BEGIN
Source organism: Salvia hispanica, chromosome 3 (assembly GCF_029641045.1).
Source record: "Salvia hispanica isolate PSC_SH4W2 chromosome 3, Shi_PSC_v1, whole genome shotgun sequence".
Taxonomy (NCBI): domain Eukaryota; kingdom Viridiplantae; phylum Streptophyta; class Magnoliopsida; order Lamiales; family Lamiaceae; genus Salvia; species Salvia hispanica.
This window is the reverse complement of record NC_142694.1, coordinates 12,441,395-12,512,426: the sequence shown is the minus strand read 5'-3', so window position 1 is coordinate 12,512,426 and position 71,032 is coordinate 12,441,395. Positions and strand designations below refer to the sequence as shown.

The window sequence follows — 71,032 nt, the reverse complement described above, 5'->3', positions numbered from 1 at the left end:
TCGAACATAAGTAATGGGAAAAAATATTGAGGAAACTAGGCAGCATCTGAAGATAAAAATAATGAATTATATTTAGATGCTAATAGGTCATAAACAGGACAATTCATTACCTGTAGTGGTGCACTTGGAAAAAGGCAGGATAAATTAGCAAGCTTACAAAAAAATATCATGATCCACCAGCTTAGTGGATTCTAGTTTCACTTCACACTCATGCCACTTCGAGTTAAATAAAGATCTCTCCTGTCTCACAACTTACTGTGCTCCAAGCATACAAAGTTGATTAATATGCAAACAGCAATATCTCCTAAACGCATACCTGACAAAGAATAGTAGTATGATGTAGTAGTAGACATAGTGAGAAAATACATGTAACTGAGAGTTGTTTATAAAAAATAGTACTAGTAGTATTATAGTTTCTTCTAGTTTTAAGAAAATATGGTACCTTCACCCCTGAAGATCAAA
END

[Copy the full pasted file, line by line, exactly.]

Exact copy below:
Source organism: Salvia hispanica, chromosome 3 (assembly GCF_029641045.1).
Source record: "Salvia hispanica isolate PSC_SH4W2 chromosome 3, Shi_PSC_v1, whole genome shotgun sequence".
Taxonomy (NCBI): domain Eukaryota; kingdom Viridiplantae; phylum Streptophyta; class Magnoliopsida; order Lamiales; family Lamiaceae; genus Salvia; species Salvia hispanica.
This window is the reverse complement of record NC_142694.1, coordinates 12,441,395-12,512,426: the sequence shown is the minus strand read 5'-3', so window position 1 is coordinate 12,512,426 and position 71,032 is coordinate 12,441,395. Positions and strand designations below refer to the sequence as shown.

The window sequence follows — 71,032 nt, the reverse complement described above, 5'->3', positions numbered from 1 at the left end:
TCGAACATAAGTAATGGGAAAAAATATTGAGGAAACTAGGCAGCATCTGAAGATAAAAATAATGAATTATATTTAGATGCTAATAGGTCATAAACAGGACAATTCATTACCTGTAGTGGTGCACTTGGAAAAAGGCAGGATAAATTAGCAAGCTTACAAAAAAATATCATGATCCACCAGCTTAGTGGATTCTAGTTTCACTTCACACTCATGCCACTTCGAGTTAAATAAAGATCTCTCCTGTCTCACAACTTACTGTGCTCCAAGCATACAAAGTTGATTAATATGCAAACAGCAATATCTCCTAAACGCATACCTGACAAAGAATAGTAGTATGATGTAGTAGTAGACATAGTGAGAAAATACATGTAACTGAGAGTTGTTTATAAAAAATAGTACTAGTAGTATTATAGTTTCTTCTAGTTTTAAGAAAATATGGTACCTTCACCCCTGAAGATCAAA